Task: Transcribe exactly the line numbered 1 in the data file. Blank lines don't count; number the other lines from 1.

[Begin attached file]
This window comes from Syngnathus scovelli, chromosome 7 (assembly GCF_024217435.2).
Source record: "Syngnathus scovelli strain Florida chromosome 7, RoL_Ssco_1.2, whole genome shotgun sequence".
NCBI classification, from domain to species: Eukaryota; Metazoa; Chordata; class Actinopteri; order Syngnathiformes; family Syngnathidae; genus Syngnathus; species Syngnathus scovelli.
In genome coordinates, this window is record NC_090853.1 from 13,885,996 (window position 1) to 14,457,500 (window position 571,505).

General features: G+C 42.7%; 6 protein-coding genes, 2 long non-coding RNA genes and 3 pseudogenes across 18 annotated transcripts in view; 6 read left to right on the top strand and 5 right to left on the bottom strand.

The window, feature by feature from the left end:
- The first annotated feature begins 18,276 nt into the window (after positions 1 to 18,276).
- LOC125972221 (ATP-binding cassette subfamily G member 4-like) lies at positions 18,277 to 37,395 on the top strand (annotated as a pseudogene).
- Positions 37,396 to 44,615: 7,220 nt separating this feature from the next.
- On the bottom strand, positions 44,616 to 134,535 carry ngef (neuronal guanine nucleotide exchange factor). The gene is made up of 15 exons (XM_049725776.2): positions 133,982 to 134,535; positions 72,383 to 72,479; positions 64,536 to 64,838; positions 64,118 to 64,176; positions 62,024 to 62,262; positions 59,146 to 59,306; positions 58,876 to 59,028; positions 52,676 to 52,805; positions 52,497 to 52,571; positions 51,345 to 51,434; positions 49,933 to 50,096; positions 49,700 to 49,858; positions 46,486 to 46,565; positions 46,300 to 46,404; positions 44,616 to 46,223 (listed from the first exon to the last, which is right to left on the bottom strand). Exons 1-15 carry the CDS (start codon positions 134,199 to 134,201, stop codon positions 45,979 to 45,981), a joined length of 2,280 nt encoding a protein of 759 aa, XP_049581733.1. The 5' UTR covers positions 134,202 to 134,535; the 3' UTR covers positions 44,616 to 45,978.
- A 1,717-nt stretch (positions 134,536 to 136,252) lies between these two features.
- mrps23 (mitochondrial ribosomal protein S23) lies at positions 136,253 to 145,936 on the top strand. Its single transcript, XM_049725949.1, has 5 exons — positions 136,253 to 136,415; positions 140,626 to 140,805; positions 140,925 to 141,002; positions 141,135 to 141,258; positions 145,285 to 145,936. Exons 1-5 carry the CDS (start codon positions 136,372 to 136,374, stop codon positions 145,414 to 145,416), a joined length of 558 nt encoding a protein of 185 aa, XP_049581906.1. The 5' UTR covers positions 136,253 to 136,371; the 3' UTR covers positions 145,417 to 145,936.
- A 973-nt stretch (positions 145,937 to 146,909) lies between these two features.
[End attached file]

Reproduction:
This window comes from Syngnathus scovelli, chromosome 7 (assembly GCF_024217435.2).